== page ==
During the 1960s, Hawaii’s annual real per capita personal income growth rate averaged 5.67%. It averaged 1.51% during the 1970s, 1.98% in the 1980s, 0.58% during the 1990s, 1.90% in the 2000s, and 1.69% thus far this decade (2010 to 2019).
Real Per Capita Personal Income Growth: Average Annual Percent Change by Decade (Figure 6)
Figure 6 compares the decade average growth rates for Hawaii noted in the previous graph with the corresponding decade averages for the nation.
Relative to nationwide real per capita personal income growth trends, Hawaii outperformed the nation during the 1960s (5.67% vs. 3.49%).

Fernando LaFort

Here are excerpts from Fernando LaFort’s paper published by Harvard International Tax Program, as published on the now inactive but still accessible “Puerto Rico Herald” website: Puerto Rico: Divergence not Convergence by Fernando Lefort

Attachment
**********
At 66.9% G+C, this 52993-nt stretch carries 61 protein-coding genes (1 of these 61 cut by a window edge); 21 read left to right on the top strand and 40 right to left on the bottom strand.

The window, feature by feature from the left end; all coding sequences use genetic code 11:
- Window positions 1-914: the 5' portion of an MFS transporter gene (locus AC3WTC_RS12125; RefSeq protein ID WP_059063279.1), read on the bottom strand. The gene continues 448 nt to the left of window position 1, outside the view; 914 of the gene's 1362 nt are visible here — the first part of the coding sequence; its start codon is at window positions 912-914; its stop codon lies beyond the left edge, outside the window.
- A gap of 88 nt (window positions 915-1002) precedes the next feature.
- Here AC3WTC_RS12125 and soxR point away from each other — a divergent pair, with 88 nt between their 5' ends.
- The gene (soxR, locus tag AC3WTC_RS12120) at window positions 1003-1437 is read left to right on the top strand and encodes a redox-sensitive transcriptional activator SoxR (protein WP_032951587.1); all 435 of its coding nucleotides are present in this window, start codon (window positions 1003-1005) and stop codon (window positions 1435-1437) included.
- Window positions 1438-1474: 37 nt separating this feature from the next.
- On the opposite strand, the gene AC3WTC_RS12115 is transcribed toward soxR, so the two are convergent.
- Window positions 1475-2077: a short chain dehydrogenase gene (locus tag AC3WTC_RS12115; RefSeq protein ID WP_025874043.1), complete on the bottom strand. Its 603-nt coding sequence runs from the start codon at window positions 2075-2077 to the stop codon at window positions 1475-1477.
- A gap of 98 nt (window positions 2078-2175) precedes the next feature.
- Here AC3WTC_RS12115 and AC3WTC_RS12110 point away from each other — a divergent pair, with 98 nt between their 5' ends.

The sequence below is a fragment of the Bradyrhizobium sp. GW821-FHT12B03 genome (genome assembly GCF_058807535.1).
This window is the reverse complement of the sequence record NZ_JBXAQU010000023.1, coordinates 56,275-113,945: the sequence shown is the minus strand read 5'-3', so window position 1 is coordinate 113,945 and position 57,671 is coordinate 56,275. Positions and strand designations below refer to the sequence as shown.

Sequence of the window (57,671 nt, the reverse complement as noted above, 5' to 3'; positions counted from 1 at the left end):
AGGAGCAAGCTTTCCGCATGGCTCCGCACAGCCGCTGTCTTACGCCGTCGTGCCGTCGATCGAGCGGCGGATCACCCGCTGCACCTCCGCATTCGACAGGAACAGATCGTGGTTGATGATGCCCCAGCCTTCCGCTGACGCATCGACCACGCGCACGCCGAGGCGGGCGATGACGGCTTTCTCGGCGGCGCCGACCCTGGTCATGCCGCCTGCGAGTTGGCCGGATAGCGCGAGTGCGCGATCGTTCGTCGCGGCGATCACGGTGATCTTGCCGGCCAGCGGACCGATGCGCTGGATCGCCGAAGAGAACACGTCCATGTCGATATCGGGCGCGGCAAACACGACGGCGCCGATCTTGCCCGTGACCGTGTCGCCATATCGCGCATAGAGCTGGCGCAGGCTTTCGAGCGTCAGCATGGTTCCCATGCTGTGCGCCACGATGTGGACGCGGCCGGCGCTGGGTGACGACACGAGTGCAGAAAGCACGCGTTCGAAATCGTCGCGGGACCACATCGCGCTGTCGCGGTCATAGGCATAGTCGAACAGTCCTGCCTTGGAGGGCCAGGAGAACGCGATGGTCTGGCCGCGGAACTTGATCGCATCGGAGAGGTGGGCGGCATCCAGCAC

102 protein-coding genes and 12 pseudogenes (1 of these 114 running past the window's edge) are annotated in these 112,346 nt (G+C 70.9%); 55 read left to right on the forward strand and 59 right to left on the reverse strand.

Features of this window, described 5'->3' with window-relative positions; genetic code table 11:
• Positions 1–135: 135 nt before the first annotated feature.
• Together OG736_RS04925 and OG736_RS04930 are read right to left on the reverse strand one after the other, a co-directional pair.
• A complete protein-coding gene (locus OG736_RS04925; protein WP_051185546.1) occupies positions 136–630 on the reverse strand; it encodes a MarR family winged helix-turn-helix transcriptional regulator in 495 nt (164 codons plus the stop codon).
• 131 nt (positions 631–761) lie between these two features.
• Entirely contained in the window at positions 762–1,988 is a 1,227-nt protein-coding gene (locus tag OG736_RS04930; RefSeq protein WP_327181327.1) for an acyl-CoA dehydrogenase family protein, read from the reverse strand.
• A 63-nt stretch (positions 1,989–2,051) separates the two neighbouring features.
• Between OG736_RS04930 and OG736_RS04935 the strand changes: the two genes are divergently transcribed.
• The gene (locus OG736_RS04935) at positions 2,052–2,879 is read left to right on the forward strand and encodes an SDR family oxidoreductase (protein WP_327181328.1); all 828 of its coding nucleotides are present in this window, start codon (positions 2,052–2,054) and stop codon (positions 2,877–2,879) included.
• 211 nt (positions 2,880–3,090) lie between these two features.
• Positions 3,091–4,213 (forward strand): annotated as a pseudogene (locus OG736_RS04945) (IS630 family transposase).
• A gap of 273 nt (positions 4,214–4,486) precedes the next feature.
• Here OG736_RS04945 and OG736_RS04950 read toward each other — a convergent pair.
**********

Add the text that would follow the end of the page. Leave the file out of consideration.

” In 1994, the average Puerto Rican would have been making $6000 more per year, if Puerto Rico had been converging to the per capita income level of Mississippi (the poorest state in the Union)…In fifty years Mississippi, presently the poorest state, has been able to reduce by half the distance that separates its per capita income level from that of Connecticut, the wealthiest state…Data from 1880 to 1940 for the territories of Montana, Washington, Idaho, Wyoming, Utah, Oklahoma, New Mexico, and Arizona shows that these economies experienced a growth rate of 2% after making the transition from territory to state…Since the 1970’s Puerto Rico’s per capita level is lagging further and further behind the fifty states, with less than half the per capita income of Mississippi…Historically, one would have expected Puerto Rico to catch up to the US…Although Puerto Rico had a good economic performance after World War II, it has experienced relative stagnation and high unemployment since 1973…Without statehood, Puerto Rico will never evolve sufficient economic strength to converge with the mainland economy…What would be the cost of statehood? The opposite question should have been asked: What has been the cost of commonwealth?…Puerto Rico should be compared to and converging to the US, and not to countries south of the Rio Grande…Conventional wisdom is that Puerto Rico needs to strengthen itself economically in order to be “ready” for statehood… This expectation of a gradual economic strengthening will never be fulfilled. From an economic perspective…Puerto Rico will only qualify for statehood by being made a state.”